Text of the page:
They’ve become very familiar with static, immobile learning, and they know that it’s not how they learn best. Ask anyone you know how much they YouTube their DIY projects, and it will begin to make more sense that adults want to cut out the nonsense and get down to business.
The more they can use their hands to accomplish the learning objective, the better.
3. Adults approach learning as a form of problem-solving.
Similar to the second assumption, adults do not like learning for learning’s sake.
However, if you can transition the directionality of your curriculum, rooting it in real problems and circumstances your student may encounter, the adult response is to care more.
Achieve more caring for the subject by integrating problem solving, and you’ll be much more successful in instructing.
4. Adults learn best when the thing learned yields immediate value.
As a rule, adults don’t want to spend copious amounts of time learning a new skill/fact/idea if it doesn’t immediately merit value to their career/personal practices.
Find ways to show your adult learners their ROI for their time and attention, and you’ll have adults that care more about the material. Look for ways to prove perceived immediate value.
5. Adults do not all learn the same.
It shouldn’t be surprising that no one person is the same. This means that certain strategies and objectives may need to be played with in order to accomplish teaching goals. Don’t consider your education as a step-by-step building process.
Instead, collaborate and invent with your adult learners in order to succeed in your teaching objectives. Find ways to integrate their ideas of what they need to know out of the content you want to teach.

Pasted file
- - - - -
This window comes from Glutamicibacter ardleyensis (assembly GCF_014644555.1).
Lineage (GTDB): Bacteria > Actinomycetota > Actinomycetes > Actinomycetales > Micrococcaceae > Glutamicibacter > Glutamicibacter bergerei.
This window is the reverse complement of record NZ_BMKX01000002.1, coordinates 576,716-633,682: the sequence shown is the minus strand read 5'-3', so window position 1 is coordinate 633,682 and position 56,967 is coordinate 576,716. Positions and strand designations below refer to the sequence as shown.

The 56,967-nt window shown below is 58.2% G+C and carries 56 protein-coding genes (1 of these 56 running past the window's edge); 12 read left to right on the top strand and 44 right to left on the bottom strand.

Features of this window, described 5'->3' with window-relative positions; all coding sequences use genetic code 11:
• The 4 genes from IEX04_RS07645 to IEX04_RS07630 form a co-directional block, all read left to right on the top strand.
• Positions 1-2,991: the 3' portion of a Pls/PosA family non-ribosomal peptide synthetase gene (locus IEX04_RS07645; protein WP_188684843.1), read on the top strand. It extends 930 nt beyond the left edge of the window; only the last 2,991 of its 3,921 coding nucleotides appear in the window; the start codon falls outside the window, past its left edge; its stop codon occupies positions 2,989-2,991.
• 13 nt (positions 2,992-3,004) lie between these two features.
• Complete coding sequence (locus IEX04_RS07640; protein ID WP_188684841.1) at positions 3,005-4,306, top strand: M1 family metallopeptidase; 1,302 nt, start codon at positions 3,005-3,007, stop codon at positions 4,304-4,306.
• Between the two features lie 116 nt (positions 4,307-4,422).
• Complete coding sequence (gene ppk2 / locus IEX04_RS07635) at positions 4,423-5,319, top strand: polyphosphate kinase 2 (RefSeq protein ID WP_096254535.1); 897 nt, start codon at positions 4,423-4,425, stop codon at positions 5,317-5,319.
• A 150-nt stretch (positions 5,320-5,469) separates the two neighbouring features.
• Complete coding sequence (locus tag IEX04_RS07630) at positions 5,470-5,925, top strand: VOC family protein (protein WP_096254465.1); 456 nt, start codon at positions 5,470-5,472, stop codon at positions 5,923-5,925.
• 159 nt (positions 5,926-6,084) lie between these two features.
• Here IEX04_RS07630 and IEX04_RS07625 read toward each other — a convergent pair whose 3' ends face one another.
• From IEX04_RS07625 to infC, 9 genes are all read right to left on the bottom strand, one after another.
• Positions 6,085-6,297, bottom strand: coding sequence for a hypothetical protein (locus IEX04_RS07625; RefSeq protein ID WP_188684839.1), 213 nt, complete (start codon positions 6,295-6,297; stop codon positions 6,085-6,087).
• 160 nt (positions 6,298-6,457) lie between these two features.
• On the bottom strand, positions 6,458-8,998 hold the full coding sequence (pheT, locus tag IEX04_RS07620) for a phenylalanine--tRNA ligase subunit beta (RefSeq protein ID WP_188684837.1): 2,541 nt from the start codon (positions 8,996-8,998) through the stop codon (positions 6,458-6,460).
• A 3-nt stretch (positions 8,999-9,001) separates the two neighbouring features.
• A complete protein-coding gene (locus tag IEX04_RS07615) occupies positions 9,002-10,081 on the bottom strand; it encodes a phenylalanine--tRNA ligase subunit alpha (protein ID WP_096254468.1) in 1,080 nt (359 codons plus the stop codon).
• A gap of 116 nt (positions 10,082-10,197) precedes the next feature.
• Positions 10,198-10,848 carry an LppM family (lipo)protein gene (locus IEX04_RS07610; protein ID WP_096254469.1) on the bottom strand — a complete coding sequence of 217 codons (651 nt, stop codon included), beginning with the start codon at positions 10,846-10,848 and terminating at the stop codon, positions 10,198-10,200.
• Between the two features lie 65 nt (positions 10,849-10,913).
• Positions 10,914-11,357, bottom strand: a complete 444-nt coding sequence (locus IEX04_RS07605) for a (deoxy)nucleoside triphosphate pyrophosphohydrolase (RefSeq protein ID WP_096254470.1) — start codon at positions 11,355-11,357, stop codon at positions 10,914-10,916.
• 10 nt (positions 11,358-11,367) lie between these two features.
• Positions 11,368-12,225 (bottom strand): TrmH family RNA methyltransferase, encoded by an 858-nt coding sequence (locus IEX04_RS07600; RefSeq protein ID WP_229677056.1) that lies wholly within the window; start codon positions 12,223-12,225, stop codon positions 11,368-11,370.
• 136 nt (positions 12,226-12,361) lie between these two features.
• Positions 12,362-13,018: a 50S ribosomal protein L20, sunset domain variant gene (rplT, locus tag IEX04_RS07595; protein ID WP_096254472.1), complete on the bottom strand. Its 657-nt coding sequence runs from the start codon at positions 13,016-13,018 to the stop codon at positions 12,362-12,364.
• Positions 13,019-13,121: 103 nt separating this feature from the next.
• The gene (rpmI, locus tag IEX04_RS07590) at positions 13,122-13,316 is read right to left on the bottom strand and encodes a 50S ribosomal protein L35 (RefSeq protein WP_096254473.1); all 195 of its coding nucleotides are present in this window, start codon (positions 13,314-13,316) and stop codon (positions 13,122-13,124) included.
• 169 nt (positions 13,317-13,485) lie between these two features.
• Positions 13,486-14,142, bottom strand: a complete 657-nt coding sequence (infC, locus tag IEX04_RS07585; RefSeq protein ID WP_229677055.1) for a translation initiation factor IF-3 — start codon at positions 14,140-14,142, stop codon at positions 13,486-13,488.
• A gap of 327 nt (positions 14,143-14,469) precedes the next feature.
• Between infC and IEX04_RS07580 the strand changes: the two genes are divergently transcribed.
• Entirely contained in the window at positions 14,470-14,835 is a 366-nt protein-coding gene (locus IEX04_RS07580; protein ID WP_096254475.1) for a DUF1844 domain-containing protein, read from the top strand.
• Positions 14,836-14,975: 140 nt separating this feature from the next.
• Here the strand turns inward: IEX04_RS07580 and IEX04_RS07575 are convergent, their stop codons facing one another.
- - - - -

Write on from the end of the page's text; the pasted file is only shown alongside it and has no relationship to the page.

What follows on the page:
The right way is the way that works, and discovering this way is a matter of investigation.
6. Adults move from dependency to self-directedness as they mature and take ownership of their own learning.
As if adults could get any more complicated—they suddenly do. There is a continuum that adults exist on in the process of learning your curriculum. As they learn, they begin to have the need to be self-directed.
Think, teach a man to fish, and he’ll eat for the rest of his life. Just remember that an adult’s interest in a subject is always congruent to how much responsibility they have over the subject.
An adult doesn’t google ‘how to change a baby’s diaper’ until it becomes specifically valuable and necessary to know, and a part of their personal responsibility.
7. Adults draw on their own accumulated reservoir of life experiences to aid learning.
Children are often approached with curriculum as if their brains are completely empty, open jars waiting to be filled with beautiful and productive information.
This may be an okay approach to teaching a child their ABC’s, but you must remember that the adult is not like the child. Their minds are full to the brim with knowledge, ideas, and information. From a brain science perspective, your educational goals should be tasked with connecting your curriculum with the ideas and knowledge they already have.
How is this done well? Through storytelling. Ask questions of times when people have witnessed certain things, and then take their stories and introduce curriculum within them.
8. Adults are motivated to learn by internal, rather than external, factors.
It cannot be said enough that the adult is not like the child. Often times our minds go immediately to our own learning experiences growing up when designing curriculum for the adult learner.